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1,700 Homes on Former Airfield at Wisley – Plan Revealed to the Public

Published on: 9 May, 2022
Updated on: 9 May, 2022

Wisley Airfield plans. Image taken from Taylor Wimpey and Vivid presentation material

By Emily Coady-Stemp

local democracy reporter

Plans to build 1,700 homes on the former Wisley Airfield have been unveiled to residents at a public exhibition.

The presentation by developers Taylor Wimpey was held in Ripley as part of their public consultation for plans on the land, ahead of an outline planning application being submitted.

The proposed development has been met with opposition by the Villages Against Wisley New Town group, who spoke to people arriving at and leaving the exhibition at the former Ripley Primary School last month (April 26).

The group is concerned that alongside plans for new homes in East and West Horsley, Clandon, Ripley, Garlick’s Arch and at the Howard of Effingham School site, there was not enough provision for better infrastructure in the area such as schools, doctors and to deal with sewage.

Also linked to the application is the delayed government decision on improvements to the M25/A3 interchange, Junction 10.

Click here for Junction 10 stories.

Chris Campbell from the group said there were “huge gaps in the provision for infrastructure”, including in an already over-subscribed sewage system in Ripley.

Chris Campbell from the ‘No to Wisley New Town’ group who are against the development at Wisley Airfield. Photo: Emily Coady-Stemp

He was also concerned about travel plans for the development, which he claimed could see as many as 5,000 new cars in the area, amid fears that people would not travel by bike and by bus.

Guildford Borough Council leader Joss Bigmore said the authority’s local plan required that any infrastructure necessary would be provided and available when first needed for residents, and that this would be further considered as part of the planning application process.

The site was used as an airfield from 1942 until 1972, its runways were converted to tarmac in 1952 and used to test aircraft built at Weybridge by Vickers.

In 2018, an appeal for a planning application on the land was dismissed. Guildford Borough Council, under its previous Conservative administration, removed the land from the green belt in its 2019 Local Plan and earmarked the site for the building of around 2,000 homes.

The Taylor Wimpey application is for the first 1,770 of those homes, with parts of the land being owned by two other landowners, CBRE and Hallam Land Management.

Under the proposal, the planned development would be split into three neighbourhoods: Stratford View, Upper Ockham and Upton End and 40 per cent of the homes would be affordable, according to Taylor Wimpey documents.

The outline planning application would include plans for a primary school, secondary school, medical centre and shops.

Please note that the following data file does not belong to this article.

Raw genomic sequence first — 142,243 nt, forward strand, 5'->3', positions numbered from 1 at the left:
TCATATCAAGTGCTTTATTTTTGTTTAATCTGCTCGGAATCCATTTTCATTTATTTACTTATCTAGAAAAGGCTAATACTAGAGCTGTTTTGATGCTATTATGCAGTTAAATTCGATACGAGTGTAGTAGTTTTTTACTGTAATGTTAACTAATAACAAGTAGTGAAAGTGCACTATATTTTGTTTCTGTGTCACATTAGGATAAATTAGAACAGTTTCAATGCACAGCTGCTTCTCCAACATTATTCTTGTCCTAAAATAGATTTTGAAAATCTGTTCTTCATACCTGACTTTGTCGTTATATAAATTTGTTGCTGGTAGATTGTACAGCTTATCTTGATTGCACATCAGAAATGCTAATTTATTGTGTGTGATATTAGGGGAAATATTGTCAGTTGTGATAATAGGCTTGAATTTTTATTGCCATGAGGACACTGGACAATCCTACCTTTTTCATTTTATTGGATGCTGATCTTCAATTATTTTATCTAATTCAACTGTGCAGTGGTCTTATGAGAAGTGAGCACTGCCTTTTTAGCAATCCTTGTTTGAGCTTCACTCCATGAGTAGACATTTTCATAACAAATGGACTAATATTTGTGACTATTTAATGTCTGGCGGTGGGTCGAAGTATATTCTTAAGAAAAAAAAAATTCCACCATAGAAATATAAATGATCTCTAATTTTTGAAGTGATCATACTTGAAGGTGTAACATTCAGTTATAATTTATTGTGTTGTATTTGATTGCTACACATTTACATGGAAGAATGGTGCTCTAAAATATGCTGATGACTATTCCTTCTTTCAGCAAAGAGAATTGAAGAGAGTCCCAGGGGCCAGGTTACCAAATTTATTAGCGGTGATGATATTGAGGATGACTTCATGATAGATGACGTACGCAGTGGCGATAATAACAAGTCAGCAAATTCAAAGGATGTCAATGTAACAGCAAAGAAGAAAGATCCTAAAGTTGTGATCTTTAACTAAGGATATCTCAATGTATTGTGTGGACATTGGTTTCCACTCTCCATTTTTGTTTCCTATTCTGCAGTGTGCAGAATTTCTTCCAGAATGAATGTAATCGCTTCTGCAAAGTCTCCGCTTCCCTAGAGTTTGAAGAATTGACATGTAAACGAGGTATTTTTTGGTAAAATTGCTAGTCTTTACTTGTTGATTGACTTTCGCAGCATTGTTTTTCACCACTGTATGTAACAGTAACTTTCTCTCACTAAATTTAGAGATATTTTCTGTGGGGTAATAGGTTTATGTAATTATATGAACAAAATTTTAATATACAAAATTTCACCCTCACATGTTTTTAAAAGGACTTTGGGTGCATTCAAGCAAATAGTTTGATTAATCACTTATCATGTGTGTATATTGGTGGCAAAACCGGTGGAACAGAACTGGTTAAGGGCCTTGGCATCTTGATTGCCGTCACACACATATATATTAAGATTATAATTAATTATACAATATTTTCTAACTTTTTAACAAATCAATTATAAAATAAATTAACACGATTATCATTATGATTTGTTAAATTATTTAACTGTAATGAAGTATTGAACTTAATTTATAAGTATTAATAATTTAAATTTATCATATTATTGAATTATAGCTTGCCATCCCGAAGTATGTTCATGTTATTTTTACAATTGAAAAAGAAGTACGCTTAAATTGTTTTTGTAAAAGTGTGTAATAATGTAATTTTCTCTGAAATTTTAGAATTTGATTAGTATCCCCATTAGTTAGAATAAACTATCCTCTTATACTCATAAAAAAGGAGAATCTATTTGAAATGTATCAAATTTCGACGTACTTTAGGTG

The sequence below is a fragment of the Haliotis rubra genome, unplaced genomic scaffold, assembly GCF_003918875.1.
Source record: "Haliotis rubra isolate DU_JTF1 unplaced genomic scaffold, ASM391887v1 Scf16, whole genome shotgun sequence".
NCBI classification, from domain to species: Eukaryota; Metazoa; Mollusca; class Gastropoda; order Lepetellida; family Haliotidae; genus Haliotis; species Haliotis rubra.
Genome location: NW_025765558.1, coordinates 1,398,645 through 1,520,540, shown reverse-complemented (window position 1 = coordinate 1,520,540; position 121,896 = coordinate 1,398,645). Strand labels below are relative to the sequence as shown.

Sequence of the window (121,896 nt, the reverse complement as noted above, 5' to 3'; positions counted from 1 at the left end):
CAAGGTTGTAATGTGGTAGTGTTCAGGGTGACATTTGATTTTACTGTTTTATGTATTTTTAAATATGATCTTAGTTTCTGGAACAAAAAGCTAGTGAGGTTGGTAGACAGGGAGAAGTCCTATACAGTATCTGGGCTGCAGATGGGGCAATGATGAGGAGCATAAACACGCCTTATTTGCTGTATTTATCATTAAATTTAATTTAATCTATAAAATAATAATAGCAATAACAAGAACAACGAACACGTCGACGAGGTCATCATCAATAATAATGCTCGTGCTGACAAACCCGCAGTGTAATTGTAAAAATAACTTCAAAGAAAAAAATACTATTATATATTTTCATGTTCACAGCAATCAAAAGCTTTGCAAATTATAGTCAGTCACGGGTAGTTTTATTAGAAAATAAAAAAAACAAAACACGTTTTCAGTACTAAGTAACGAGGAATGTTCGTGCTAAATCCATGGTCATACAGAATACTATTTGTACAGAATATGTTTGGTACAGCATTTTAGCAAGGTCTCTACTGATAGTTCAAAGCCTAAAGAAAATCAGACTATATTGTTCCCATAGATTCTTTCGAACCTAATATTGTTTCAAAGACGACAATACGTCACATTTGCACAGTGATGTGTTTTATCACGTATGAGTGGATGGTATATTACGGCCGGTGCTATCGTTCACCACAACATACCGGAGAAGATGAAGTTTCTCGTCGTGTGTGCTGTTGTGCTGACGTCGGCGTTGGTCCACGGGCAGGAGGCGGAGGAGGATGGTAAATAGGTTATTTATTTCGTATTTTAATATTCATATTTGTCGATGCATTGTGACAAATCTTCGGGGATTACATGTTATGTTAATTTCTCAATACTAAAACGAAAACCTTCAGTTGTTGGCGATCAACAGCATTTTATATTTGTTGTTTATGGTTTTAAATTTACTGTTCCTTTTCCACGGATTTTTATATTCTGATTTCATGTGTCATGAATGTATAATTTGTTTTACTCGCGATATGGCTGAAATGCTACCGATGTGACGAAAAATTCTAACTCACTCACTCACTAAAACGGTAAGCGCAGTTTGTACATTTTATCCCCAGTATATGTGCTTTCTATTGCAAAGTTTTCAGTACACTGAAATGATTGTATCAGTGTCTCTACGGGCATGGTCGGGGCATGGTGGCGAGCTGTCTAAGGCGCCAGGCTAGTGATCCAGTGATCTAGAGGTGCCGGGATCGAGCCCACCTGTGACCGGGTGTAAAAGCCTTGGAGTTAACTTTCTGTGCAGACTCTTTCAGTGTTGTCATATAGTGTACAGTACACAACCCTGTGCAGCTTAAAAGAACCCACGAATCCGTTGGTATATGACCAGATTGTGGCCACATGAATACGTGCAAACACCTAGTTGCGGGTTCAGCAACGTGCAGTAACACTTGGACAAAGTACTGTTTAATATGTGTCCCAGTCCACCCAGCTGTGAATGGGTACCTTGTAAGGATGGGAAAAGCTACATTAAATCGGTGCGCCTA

Julian Seymour, managing director planning communications for Taylor Wimpey, said the company was working with Thames Water and the borough council to find a suitable drainage strategy.

He said a drainage plan and accompanying technical reports would be submitted as part of the outline planning application.

Residents of the planned houses will pay an annual rent charge towards the running cost of the amenities in the development, which will be managed by a Stewardship Trust, a community trust with residents of the development on the board.

Taylor Wimpey could not confirm a ballpark figure for this rent charge.

Mr Seymour said: “It will be the responsibility of the community trust to manage the operating costs of the community assets and facilities at the development.

“Costs will be determined by the budget set by the community trust and they will reinvest any surpluses back into the trust to ensure that everything is well managed and maintained and to ensure resident charges are tightly managed.”

Councillor Julia McShane, deputy leader of the borough council and lead councillor for communities and housing, said rent and any service charges for communal areas should be at least 20 per cent less than local market rates for the affordable housing on the site.

She added: “Any financial assistance for a household to meet its housing costs would be assessed as part of the normal benefits system which is based on a household’s individual circumstances.”

Surrey County Council did not confirm the school provision for the development at the time of publication.

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test 7 Responses to 1,700 Homes on Former Airfield at Wisley – Plan Revealed to the Public

  1. Valerie Thompson Reply

    May 9, 2022 at 10:58 pm

    Let’s hope that the A3/M25 interchange gets shelved. Then, according to Government plans, this development should never happen.